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A Simple Regenerative Shortwave Receiver
The following is a description of a regenerative, tube-based radio made out of spare parts.
I've listened to many shortwave services with this radio, including international shortwave
broadcasters, radio amateurs, and even a few pirate stations, and the tunable range of this
radio is easily changed by making plug-in coils with more or less turns.  The nicest thing about
this type of radio is the decent sensitivity without the hassle of the many tuned circuits found
in superhet receivers.  I am a relative beginner at reciever design, so if you have any suggestions
at all for improvement (or just want to point out a flaw), please send me an e-mail:  Enjoy!
C1____300 pF mica
C2____360 pF air variable
C3____82 pF mica
C4____150 pF air variable
C5____150 pF air variable
C6____22 pF mica
C7____75 pF air variable
C8____0.01 uF, 200 V ceramic
C9____100 pF, 200 V ceramic
C10___0.01 uF, 200 V ceramic
C11___0.01 uF, 200 V ceramic
C12___0.01 uF, 200 V ceramic
C13___0.33 uF, 16 V electrolytic
C14___0.01 uF, 200 V ceramic
R1____4.7 M
R2____100 K
R3____680 K
R4____2 M Pot
R5____2 M Pot
R6____100 K
R7____43 K, 1 Watt
R8____330, 1/2 Watt
R9____240 K
R10___470 K
L1____Tickler, X turns #24 closewound on bottom of 1 1/4" dia. form
L2____Main, ~1.5 X turns #24 above L1, spaced to 1" long
L3____Signal, ~3 turns hookup wire, loosely coupled, movable
L4 (inductor by C9)____A small pie-wound RF recieving choke
T1____Matches ~4500 ohm plate resistance to speaker, 1.2 W max
The plate voltage is conveniently developed from a diode and large filter capacitor, fed off the
hot 120 VAC cord.  Filament voltage is 6.3 V.  The preamplifier provides even more sensitivity.
A generic 2N2222 transistor, class-A amplifier works well, with a pot to control the amount of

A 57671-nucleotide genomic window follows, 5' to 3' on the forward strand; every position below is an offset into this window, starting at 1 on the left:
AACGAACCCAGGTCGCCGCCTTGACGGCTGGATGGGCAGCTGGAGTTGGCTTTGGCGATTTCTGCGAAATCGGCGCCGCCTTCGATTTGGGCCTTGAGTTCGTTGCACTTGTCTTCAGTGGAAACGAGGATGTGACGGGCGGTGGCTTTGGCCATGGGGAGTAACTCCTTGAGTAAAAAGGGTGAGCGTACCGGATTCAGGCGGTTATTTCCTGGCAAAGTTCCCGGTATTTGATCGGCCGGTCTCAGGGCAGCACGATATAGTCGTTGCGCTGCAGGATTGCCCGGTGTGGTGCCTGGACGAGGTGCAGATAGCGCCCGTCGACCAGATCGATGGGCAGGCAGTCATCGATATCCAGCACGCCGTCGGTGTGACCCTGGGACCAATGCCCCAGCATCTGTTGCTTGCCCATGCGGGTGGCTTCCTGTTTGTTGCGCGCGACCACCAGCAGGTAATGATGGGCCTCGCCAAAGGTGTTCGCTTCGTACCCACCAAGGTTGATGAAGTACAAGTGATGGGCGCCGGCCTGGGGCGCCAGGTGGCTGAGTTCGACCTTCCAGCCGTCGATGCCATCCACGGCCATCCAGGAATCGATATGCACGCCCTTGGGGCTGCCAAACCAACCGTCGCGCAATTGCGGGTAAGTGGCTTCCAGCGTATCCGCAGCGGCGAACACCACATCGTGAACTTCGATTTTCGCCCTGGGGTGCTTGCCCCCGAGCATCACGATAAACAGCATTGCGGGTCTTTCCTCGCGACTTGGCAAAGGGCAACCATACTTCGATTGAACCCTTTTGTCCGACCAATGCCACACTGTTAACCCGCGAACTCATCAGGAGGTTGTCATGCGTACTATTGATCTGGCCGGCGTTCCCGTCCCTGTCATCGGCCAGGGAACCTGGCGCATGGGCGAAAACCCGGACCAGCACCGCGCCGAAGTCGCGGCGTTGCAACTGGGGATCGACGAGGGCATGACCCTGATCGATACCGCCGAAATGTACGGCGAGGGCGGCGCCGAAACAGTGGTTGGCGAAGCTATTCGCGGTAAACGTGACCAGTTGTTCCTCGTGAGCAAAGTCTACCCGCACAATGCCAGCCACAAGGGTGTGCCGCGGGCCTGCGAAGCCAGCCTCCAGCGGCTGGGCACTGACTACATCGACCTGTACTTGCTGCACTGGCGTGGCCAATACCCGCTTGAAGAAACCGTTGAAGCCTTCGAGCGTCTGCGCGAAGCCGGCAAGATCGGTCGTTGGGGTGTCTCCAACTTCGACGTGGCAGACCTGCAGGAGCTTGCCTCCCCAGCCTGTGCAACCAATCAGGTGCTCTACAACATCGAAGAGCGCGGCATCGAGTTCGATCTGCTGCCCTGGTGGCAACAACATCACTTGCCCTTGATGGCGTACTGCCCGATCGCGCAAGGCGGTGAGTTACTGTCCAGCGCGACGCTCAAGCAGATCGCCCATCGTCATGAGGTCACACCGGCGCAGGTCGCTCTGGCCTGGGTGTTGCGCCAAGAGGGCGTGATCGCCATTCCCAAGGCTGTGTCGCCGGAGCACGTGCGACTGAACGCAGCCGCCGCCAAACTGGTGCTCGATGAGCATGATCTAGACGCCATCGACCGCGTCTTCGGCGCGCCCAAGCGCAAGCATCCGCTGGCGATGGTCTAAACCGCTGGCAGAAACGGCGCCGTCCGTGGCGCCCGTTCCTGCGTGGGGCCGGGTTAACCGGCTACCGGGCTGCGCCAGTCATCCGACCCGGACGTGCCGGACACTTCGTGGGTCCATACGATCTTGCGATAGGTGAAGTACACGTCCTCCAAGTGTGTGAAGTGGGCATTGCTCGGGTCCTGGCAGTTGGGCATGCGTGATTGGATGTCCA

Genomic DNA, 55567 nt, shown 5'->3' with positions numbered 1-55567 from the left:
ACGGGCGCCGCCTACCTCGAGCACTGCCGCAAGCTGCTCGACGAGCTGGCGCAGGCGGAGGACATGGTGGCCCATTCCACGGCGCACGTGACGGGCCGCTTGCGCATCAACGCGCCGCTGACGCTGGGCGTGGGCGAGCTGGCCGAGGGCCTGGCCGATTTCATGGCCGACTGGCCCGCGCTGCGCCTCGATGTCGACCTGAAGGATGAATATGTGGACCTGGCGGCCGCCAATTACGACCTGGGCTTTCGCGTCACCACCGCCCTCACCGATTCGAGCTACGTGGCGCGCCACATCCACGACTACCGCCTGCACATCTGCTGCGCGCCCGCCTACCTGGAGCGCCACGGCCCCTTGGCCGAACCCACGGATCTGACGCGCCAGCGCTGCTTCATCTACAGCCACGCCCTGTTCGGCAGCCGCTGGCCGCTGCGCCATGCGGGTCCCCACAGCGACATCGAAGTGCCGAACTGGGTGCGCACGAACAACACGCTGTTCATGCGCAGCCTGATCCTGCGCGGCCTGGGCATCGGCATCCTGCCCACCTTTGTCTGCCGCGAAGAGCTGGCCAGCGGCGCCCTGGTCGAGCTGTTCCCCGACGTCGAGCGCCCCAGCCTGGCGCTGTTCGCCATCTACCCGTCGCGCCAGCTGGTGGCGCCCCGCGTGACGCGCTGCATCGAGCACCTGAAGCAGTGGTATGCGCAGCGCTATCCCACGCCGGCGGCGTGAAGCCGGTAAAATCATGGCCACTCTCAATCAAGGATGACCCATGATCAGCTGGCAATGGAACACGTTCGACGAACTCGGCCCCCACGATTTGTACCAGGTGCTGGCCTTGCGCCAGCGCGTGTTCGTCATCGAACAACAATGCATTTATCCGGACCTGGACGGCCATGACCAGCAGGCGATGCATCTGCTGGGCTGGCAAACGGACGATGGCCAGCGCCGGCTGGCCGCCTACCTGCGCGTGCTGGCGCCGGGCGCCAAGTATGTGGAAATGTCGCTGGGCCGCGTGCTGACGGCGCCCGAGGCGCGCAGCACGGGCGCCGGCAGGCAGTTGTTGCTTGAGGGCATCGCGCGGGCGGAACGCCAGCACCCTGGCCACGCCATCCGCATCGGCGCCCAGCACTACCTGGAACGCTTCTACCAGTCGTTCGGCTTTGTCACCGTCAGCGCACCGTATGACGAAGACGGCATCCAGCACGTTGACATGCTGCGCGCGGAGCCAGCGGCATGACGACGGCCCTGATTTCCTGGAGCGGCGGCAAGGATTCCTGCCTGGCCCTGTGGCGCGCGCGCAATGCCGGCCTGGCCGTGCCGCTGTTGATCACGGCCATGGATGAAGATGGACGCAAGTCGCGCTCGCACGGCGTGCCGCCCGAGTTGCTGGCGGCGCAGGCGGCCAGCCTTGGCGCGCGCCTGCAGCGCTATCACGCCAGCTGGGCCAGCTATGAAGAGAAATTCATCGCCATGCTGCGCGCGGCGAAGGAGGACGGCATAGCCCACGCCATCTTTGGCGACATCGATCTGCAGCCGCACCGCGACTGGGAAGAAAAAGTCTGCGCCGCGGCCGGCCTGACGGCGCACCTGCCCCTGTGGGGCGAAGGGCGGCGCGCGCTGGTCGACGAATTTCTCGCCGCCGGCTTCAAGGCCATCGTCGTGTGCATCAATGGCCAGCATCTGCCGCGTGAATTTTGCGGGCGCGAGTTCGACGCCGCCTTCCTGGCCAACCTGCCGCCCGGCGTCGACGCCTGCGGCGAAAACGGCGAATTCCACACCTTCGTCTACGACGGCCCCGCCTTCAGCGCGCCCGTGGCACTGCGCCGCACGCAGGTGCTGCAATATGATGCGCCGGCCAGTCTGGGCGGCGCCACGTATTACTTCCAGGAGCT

gain.  I feed such a circuit from rectified and capacitively filtered filament voltage.  The first
6AU6A stage has positive feedback through the magnetic coupling of L1-L2, and frequency
selection determined principally by the grid LC circuit.  C1-C2 control regeneration;  One may
also vary the plate voltage at this stage.  C6-C7 can be increased for more bandwidth / lower
selectivity or decreased for less bandwidth but better selectivity.  The second tube stage is an AF
voltage amplifier, with the detected audio from the first stage coupled in via R3-R4-R5-C10.
R4 is effectively a combination AF input control and regen control, and R5 more of a volume
control.  The power AF stage develops slightly over a watt (according to tube specs).  This
PA is a very standard one and any pentode is likely to be easily adapted for use here.  By
far, the most trouble with this circuit is actually figuring out how to adjust the many controls
(which are not independent!) to tune in stations.  In general, you want to start with C2 at its lowest
value and R4 "somewhere in the middle."  Turn up C2 until radio noise is heard, then fiddle
with R4 for best sound.   To tune the radio, use one hand on C4-C5 and the other on C2, keeping
the rushing sound as you tune.  Not paying attention to C2 will either cause decreased sensitivity
or oscillation which makes a terribly aggravating screaming sound.  Good luck!
Figure 1   My radio, built in a junky-looking scrapped metal box.  The ~49 M band coil
is in place at left.  A 170-V power supply filter cap is on the right.  6AU6As (2) and
the 6AQ5A are also plugged into the box top.

Finally, a word of caution:  because they generate their own oscillations, regenerative receivers
should not be used for monitoring VHF aircraft bands or other services where any interference
is unwanted / dangerous.  It is possible to be shocked by the plate voltages in this circuit, including
very mild shocks from the poorly insulated tuning coil- so it's not recommended that very young
children use this radio.

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